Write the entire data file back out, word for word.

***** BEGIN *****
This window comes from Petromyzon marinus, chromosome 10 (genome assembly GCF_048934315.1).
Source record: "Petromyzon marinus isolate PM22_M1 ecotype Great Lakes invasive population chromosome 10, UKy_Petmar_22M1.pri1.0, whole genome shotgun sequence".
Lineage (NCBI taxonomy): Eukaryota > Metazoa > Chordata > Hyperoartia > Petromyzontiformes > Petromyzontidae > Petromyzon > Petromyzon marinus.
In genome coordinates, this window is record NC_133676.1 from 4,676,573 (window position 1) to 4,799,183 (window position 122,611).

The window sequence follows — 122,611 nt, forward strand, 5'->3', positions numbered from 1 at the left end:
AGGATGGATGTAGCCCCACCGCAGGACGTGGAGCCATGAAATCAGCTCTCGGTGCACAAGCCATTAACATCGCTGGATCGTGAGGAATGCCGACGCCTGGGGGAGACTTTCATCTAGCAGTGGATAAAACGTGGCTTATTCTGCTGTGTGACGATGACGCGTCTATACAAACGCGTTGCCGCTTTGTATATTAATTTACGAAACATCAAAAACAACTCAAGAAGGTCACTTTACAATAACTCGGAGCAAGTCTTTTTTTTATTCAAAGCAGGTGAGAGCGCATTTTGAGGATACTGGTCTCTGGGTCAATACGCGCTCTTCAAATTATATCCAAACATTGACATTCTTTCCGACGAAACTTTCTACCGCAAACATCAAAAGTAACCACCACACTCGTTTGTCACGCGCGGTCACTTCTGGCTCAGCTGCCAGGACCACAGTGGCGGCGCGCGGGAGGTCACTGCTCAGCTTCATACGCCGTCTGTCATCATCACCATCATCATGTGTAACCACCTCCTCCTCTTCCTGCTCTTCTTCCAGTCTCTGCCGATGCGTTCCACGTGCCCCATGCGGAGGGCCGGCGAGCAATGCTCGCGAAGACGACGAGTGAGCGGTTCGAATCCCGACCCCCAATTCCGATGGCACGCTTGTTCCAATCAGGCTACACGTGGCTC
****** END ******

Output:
This window comes from Petromyzon marinus, chromosome 10 (genome assembly GCF_048934315.1).
Source record: "Petromyzon marinus isolate PM22_M1 ecotype Great Lakes invasive population chromosome 10, UKy_Petmar_22M1.pri1.0, whole genome shotgun sequence".
Lineage (NCBI taxonomy): Eukaryota > Metazoa > Chordata > Hyperoartia > Petromyzontiformes > Petromyzontidae > Petromyzon > Petromyzon marinus.
In genome coordinates, this window is record NC_133676.1 from 4,676,573 (window position 1) to 4,799,183 (window position 122,611).

The window sequence follows — 122,611 nt, forward strand, 5'->3', positions numbered from 1 at the left end:
AGGATGGATGTAGCCCCACCGCAGGACGTGGAGCCATGAAATCAGCTCTCGGTGCACAAGCCATTAACATCGCTGGATCGTGAGGAATGCCGACGCCTGGGGGAGACTTTCATCTAGCAGTGGATAAAACGTGGCTTATTCTGCTGTGTGACGATGACGCGTCTATACAAACGCGTTGCCGCTTTGTATATTAATTTACGAAACATCAAAAACAACTCAAGAAGGTCACTTTACAATAACTCGGAGCAAGTCTTTTTTTTATTCAAAGCAGGTGAGAGCGCATTTTGAGGATACTGGTCTCTGGGTCAATACGCGCTCTTCAAATTATATCCAAACATTGACATTCTTTCCGACGAAACTTTCTACCGCAAACATCAAAAGTAACCACCACACTCGTTTGTCACGCGCGGTCACTTCTGGCTCAGCTGCCAGGACCACAGTGGCGGCGCGCGGGAGGTCACTGCTCAGCTTCATACGCCGTCTGTCATCATCACCATCATCATGTGTAACCACCTCCTCCTCTTCCTGCTCTTCTTCCAGTCTCTGCCGATGCGTTCCACGTGCCCCATGCGGAGGGCCGGCGAGCAATGCTCGCGAAGACGACGAGTGAGCGGTTCGAATCCCGACCCCCAATTCCGATGGCACGCTTGTTCCAATCAGGCTACACGTGGCTC